Businesses are still recovering from the impacts of the pandemic and are now struggling to adjust to growing costs and rising inflation around the country. This was highlighted in a recent ONS report showing that in late April 2022, 38% of businesses reported they had to absorb costs because of the effect of price rises.
The impacts of these changes can be especially hard on small and medium businesses that have lower budgets, lower margins and smaller workforces, making them less resilient to unexpected trends.
So, what can these businesses do in the short term to both increase their productivity and lessen the load whilst they wait for costs to subside?
Use tech tools that help you work smarter, not harder
When working with a remote or hybrid workforce that has multiple teams – each with its own preferred communication and collaboration tools – smaller companies often get overwhelmed. Without a strategy, stacking these different pieces of technology on top of each other can become an anxiety-inducing Jenga tower of tools that just don’t work together. In fact, research by Cornell University and Qatalog found that 48% of respondents had made mistakes as a result of being unable to keep track of their different work channels, showing a clear connection between tech tools used and productivity, or lack thereof.
Businesses need to address this ad hoc approach to tech – especially in a remote work environment. This means looking into which tools they use the most, how well each one works with their other tools and which ones can help decrease the amount of switching from one application to another – which often leads to confusion and overwork.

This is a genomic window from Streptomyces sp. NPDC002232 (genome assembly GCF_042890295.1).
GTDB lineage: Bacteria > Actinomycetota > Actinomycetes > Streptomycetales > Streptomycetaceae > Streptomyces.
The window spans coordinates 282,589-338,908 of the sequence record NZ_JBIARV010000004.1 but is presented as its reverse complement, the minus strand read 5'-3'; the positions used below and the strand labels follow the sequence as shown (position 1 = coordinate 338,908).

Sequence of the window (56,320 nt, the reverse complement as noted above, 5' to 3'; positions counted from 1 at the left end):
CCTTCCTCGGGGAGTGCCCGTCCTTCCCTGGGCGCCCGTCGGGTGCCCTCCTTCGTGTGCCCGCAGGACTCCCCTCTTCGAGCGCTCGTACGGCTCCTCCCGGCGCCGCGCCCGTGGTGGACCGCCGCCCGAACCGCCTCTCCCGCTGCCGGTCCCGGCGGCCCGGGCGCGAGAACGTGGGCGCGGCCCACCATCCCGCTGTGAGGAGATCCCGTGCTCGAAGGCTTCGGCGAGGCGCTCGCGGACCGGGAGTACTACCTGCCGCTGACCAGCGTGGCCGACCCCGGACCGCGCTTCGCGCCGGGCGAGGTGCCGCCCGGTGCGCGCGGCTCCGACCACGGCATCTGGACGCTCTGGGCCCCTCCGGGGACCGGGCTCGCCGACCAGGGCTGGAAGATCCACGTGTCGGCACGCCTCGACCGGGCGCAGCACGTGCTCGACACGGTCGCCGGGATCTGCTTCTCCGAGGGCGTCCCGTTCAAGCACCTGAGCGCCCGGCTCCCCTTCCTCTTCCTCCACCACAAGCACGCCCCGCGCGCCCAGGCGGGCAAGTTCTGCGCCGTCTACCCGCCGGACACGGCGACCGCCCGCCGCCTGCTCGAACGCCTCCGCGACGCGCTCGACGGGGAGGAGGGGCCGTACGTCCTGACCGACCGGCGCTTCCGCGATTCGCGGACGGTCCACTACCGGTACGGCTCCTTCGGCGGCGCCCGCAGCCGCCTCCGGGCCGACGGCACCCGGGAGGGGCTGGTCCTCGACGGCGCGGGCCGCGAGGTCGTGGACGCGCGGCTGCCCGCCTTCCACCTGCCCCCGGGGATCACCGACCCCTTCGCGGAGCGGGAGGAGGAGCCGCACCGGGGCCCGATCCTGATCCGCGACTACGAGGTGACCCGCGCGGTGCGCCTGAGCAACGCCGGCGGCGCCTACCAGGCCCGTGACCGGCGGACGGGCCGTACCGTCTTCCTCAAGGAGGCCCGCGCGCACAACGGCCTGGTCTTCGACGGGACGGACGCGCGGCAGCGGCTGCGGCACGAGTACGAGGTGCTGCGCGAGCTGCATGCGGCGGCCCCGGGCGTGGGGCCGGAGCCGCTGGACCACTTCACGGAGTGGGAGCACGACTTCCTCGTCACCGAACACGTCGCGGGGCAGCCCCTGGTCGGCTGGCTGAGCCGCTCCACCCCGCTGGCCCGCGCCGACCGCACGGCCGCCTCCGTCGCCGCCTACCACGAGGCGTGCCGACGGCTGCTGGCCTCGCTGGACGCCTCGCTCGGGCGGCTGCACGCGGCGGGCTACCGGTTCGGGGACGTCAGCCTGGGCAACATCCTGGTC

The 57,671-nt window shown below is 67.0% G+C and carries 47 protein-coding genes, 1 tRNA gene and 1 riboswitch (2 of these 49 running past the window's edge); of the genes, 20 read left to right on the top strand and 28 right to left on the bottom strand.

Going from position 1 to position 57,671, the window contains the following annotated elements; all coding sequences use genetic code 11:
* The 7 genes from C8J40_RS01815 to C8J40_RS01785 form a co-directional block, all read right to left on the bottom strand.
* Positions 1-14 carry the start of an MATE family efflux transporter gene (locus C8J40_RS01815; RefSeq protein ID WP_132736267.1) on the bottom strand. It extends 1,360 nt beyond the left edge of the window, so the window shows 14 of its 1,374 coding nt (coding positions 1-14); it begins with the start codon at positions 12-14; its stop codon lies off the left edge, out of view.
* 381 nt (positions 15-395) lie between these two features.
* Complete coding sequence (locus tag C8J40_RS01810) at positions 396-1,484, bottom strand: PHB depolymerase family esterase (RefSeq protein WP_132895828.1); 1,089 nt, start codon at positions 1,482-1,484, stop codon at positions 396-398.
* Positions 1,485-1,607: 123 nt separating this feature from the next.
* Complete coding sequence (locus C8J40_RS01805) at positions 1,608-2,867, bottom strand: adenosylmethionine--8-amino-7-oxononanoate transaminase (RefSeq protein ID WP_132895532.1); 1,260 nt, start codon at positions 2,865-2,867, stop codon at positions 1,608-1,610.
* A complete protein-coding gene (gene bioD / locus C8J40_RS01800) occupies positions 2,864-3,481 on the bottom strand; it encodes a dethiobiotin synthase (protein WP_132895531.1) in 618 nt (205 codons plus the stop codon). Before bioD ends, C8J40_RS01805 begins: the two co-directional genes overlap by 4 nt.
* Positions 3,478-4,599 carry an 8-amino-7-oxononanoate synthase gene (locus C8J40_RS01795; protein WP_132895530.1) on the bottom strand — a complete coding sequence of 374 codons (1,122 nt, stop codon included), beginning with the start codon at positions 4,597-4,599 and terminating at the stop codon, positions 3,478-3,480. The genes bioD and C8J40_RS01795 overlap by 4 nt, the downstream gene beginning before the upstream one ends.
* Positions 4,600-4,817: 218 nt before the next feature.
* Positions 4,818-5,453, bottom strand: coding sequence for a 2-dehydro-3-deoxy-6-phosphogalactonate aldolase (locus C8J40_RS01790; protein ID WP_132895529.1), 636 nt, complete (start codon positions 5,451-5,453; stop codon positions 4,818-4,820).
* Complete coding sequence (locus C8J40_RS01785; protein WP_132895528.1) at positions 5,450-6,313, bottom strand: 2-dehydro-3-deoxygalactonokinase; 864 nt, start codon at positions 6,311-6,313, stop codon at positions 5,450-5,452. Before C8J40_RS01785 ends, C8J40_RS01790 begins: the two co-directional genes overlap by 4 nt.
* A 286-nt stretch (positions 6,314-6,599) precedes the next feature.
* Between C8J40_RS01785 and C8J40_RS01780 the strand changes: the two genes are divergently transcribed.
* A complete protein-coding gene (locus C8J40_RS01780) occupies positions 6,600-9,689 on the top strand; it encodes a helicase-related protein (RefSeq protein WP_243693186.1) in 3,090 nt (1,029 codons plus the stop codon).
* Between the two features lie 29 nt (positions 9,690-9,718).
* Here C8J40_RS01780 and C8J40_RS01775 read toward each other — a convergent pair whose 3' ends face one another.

Use tech tools to speed up your work processes
Not only do businesses need to ensure that their technology simplifies the way they work, but also speeds it up too. Wasted time during inflation, often means wasted revenue – especially for smaller businesses.
A recent study by Enterprise Nation and Dropbox showed that if small businesses adopt better technologies, they have the opportunity to gain £8.1bn a year from saving precious work time. On top of that, the study also highlighted the need for small businesses to stay on top of incoming technologies that could help their work processes as only 34% of businesses with 1-10 employees said they actively keep up with technology trends. This was in comparison to 64% of larger businesses with 50-250 employees.
Choosing better technology might come in the form of enabling better collaboration using post or chat features to communicate on work documents, or tools that can help share audio/visual recordings to aid with asynchronous working. The best tools can also allow employees to self-serve and reduce the time needed to find the information they need, when they need it. This can give teams greater flexibility in uncertain times.
Use tech tools that keep you on track strategically
So far, we’ve talked about tools that help you manage the day-to-day better. But it’s also critical to talk about tech tools that help you become more strategic. Deploy tech that helps you know where to put your efforts – you can’t afford to waste time due to a lack of real-time data and actionable insights. So, leverage resources by utilising project management tools that can give more information on your people and your projects.
Doing this can help businesses gain a better grasp on where the problems in the business truly lie so that they can strategically work to make the most of what and who they have – this could mean identifying trends such as underperformance on sales goals, for example, which can then be addressed with appropriate teams.
Navigating today’s market is not an easy task for any business in the UK, but refining the right digital strategy can aid in lightening the load through difficult times and create better outcomes – after all, tech should make working easier, not harder.